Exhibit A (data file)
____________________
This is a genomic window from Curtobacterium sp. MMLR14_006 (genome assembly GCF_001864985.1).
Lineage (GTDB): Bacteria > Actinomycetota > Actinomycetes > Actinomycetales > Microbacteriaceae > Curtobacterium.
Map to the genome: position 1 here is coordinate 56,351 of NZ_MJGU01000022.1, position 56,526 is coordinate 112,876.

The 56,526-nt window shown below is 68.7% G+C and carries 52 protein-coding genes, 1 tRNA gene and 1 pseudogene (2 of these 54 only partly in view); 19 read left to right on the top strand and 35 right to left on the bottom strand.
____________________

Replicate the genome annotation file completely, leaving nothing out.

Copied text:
This is a genomic window from Curtobacterium sp. MMLR14_006 (genome assembly GCF_001864985.1).
Lineage (GTDB): Bacteria > Actinomycetota > Actinomycetes > Actinomycetales > Microbacteriaceae > Curtobacterium.
Map to the genome: position 1 here is coordinate 56,351 of NZ_MJGU01000022.1, position 56,526 is coordinate 112,876.

The 56,526-nt window shown below is 68.7% G+C and carries 52 protein-coding genes, 1 tRNA gene and 1 pseudogene (2 of these 54 only partly in view); 19 read left to right on the top strand and 35 right to left on the bottom strand.